Prescribing exercise in general practice Encourage active community lifeBMJ 1994; 309 doi: https://doi.org/10.1136/bmj.309.6958.872 (Published 01 October 1994) Cite this as: BMJ 1994;309:872
- D Browne
- Brockenhurst, Hampshire SO42 7SW
- Stockport Centre for Health Promotion, Stockport, Cheshire SK2 7AE20East Lancashire Public Health Resource and Intelligence Centre, East Lancashire Health Authority, Nelson, Lancashire BB9 5SZ.
EDITOR, - Steve Iliffe and colleagues advocate caution in prescribing exercise from primary care but argue that “exercise is good for us, especially as we get older.”1 They cite the benefits of physical activity in a practice population, which include lower rates of cardiovascular disease, reduced depression and anxiety, and improved functional ability in elderly people as well as a lower risk of osteoporosis and fractured hips. Campbell et al evaluated a controlled trial of a community health promotion exercise programme that used a questionnaire and a motivated general practitioner and showed that general practitioners can influence exercise habits.2 Ten years later, with exercise promotion continuing in the general practice, the annual report of the director of public health showed a significant reduction in the all cause standardised mortality ratio in the campaign village compared with the control village.3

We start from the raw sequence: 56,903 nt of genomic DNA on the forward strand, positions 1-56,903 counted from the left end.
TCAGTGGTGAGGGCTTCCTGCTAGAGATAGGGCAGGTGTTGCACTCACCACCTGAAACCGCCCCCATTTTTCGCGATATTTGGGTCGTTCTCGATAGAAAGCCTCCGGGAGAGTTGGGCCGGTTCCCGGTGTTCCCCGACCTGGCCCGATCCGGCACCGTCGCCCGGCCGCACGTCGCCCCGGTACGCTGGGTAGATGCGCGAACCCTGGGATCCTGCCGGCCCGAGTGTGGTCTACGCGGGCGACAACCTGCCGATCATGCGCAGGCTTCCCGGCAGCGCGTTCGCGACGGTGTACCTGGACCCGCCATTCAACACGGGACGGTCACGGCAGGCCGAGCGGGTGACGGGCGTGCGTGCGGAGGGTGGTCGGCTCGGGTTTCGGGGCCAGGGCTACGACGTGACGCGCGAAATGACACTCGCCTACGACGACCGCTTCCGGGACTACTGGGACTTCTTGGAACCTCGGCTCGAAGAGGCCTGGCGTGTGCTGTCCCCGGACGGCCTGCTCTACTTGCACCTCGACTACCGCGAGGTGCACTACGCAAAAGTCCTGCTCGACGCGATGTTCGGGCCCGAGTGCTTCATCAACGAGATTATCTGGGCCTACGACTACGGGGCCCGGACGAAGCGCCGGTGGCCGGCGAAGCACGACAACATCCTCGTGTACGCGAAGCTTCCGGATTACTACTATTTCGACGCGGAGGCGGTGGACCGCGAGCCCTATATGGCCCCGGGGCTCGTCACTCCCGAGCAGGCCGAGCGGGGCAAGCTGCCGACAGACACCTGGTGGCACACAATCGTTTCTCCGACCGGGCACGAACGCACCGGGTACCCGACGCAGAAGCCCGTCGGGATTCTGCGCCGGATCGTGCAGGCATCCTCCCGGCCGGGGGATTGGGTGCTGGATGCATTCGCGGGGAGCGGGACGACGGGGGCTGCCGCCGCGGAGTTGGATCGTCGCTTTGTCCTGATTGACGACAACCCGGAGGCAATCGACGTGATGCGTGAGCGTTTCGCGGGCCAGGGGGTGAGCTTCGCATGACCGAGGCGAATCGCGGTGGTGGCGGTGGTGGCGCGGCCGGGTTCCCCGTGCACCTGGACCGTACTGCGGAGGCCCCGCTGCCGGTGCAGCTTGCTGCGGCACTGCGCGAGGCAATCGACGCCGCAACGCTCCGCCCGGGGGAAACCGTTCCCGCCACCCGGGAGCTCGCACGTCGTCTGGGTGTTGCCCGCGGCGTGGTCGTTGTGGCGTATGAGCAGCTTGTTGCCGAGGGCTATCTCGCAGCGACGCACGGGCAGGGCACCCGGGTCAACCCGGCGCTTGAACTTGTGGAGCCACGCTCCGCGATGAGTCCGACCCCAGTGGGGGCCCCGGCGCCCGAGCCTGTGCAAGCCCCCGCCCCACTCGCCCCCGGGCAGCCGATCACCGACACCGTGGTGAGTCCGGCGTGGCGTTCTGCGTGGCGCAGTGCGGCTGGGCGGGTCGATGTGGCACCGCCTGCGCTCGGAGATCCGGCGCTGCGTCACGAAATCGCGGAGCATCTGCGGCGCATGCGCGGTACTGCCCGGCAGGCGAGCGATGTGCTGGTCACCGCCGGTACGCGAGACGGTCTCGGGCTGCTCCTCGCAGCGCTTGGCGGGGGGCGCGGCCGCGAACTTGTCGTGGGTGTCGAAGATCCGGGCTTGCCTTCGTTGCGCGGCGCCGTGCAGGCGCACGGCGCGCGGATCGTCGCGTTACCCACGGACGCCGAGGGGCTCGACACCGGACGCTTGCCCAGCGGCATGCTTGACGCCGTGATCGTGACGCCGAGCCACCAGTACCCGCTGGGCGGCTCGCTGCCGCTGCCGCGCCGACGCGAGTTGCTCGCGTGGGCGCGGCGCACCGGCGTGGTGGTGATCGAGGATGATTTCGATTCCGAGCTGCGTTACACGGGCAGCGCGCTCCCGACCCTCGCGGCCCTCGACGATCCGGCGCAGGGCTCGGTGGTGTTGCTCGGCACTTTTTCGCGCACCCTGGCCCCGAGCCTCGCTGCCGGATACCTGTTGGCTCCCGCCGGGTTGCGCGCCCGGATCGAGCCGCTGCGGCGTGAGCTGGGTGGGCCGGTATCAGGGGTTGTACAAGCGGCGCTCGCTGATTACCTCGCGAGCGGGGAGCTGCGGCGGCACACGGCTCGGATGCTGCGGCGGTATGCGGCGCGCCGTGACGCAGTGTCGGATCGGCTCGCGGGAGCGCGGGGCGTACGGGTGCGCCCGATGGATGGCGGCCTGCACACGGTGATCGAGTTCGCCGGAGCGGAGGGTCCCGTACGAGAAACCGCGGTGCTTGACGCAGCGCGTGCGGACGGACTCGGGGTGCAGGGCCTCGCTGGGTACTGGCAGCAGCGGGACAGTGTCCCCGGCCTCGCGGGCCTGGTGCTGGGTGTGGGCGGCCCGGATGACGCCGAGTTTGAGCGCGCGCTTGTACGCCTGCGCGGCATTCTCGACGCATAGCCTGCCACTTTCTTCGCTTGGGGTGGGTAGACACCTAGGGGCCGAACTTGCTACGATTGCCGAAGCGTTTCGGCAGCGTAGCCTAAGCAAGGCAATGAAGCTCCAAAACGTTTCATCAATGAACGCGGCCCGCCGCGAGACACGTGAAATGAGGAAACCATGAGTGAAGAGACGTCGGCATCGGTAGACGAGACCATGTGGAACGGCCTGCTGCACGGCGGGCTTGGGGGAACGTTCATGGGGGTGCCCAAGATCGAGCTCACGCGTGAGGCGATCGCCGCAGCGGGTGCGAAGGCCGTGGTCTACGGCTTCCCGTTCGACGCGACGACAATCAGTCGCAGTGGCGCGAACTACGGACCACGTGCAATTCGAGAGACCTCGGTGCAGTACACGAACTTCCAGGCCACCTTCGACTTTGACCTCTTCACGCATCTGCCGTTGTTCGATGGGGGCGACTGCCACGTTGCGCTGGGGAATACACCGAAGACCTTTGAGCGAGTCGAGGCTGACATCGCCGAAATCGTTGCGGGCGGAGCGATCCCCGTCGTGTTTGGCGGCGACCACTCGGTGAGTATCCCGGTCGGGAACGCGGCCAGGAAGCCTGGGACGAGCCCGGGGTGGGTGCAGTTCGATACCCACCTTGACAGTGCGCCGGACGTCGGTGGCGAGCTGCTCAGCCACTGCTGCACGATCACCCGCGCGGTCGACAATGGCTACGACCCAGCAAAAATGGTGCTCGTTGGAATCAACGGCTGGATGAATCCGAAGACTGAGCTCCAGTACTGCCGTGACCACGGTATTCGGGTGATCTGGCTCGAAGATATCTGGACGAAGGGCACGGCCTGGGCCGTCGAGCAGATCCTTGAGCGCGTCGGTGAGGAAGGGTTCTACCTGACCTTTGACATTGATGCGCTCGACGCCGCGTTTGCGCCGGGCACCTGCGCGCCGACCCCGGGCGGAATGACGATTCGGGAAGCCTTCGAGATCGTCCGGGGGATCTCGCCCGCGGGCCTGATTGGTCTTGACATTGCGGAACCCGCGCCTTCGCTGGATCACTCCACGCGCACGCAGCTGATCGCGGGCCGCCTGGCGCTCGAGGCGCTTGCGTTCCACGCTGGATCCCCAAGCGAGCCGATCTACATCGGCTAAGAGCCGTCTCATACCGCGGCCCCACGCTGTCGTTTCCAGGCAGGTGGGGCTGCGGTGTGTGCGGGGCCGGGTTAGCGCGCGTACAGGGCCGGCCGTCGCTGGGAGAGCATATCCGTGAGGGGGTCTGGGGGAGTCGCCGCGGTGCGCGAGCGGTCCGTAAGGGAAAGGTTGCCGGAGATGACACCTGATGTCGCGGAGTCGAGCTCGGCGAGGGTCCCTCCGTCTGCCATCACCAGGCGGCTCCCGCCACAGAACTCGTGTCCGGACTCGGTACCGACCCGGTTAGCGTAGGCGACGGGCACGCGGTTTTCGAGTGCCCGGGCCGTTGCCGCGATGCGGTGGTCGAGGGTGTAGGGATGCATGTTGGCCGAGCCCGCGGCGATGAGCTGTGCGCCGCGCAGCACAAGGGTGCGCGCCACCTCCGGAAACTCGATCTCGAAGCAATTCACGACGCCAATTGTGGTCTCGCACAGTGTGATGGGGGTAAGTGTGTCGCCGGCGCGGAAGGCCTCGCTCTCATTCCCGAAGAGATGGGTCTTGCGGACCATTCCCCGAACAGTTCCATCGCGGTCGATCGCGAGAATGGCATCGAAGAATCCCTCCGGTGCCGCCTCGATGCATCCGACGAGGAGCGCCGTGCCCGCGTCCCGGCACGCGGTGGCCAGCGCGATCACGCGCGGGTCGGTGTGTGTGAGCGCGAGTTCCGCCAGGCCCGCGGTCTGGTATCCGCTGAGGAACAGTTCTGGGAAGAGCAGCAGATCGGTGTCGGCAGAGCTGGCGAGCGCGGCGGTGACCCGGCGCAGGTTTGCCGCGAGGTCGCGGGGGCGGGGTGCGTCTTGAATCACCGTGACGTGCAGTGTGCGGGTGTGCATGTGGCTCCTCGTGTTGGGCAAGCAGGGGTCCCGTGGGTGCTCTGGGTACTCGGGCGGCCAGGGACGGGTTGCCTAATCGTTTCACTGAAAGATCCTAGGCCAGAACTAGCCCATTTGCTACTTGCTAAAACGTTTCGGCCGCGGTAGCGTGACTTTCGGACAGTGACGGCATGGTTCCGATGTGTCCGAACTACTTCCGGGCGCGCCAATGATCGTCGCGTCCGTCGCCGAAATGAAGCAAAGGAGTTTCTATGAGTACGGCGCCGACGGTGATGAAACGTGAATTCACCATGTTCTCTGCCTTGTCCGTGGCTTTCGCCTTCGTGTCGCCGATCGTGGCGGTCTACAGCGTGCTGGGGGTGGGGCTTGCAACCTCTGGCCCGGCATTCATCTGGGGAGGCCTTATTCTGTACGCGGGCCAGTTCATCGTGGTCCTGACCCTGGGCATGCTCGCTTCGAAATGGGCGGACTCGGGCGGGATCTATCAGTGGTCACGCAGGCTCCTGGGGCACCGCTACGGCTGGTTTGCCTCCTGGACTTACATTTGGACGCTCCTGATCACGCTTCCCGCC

I agree that referral to leisure centres alone is not enough. My rural community of Brockenhurst does not have a leisure centre. We promote “active living” and refer patients to appropriate community activities, including activities for young and old people, held in the village hall, church hall, schools, and hotels. We are evaluating the project with the Wessex Institute of Public Health Medicine, the Southampton Health Commission, and New Forest District Council. The “Brockenhurst healthy village project” has a community coordinator, who receives referrals from any member of the …
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